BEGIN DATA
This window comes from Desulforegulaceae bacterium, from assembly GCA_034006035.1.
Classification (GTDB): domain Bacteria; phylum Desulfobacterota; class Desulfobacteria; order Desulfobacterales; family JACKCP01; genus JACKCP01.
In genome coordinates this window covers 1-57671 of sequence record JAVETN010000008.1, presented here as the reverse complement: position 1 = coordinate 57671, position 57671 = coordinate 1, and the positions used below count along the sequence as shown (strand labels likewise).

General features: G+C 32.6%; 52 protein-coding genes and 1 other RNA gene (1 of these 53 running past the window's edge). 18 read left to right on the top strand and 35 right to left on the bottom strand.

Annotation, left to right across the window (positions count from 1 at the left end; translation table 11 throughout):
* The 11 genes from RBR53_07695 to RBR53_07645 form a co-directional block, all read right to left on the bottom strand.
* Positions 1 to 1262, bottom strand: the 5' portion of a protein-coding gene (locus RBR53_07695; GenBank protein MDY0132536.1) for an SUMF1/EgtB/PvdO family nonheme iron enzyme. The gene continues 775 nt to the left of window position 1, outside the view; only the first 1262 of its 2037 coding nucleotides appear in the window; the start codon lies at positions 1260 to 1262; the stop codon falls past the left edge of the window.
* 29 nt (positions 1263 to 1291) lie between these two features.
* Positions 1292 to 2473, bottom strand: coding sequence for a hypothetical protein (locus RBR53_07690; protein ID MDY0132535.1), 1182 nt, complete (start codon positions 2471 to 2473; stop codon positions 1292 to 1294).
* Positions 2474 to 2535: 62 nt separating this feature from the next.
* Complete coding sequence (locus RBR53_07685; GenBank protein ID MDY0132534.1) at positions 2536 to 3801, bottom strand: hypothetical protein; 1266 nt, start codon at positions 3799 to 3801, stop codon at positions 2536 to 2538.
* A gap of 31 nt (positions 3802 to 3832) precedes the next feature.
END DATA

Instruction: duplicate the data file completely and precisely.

This window comes from Desulforegulaceae bacterium, from assembly GCA_034006035.1.
Classification (GTDB): domain Bacteria; phylum Desulfobacterota; class Desulfobacteria; order Desulfobacterales; family JACKCP01; genus JACKCP01.
In genome coordinates this window covers 1-57671 of sequence record JAVETN010000008.1, presented here as the reverse complement: position 1 = coordinate 57671, position 57671 = coordinate 1, and the positions used below count along the sequence as shown (strand labels likewise).

General features: G+C 32.6%; 52 protein-coding genes and 1 other RNA gene (1 of these 53 running past the window's edge). 18 read left to right on the top strand and 35 right to left on the bottom strand.

Annotation, left to right across the window (positions count from 1 at the left end; translation table 11 throughout):
* The 11 genes from RBR53_07695 to RBR53_07645 form a co-directional block, all read right to left on the bottom strand.
* Positions 1 to 1262, bottom strand: the 5' portion of a protein-coding gene (locus RBR53_07695; GenBank protein MDY0132536.1) for an SUMF1/EgtB/PvdO family nonheme iron enzyme. The gene continues 775 nt to the left of window position 1, outside the view; only the first 1262 of its 2037 coding nucleotides appear in the window; the start codon lies at positions 1260 to 1262; the stop codon falls past the left edge of the window.
* 29 nt (positions 1263 to 1291) lie between these two features.
* Positions 1292 to 2473, bottom strand: coding sequence for a hypothetical protein (locus RBR53_07690; protein ID MDY0132535.1), 1182 nt, complete (start codon positions 2471 to 2473; stop codon positions 1292 to 1294).
* Positions 2474 to 2535: 62 nt separating this feature from the next.
* Complete coding sequence (locus RBR53_07685; GenBank protein ID MDY0132534.1) at positions 2536 to 3801, bottom strand: hypothetical protein; 1266 nt, start codon at positions 3799 to 3801, stop codon at positions 2536 to 2538.
* A gap of 31 nt (positions 3802 to 3832) precedes the next feature.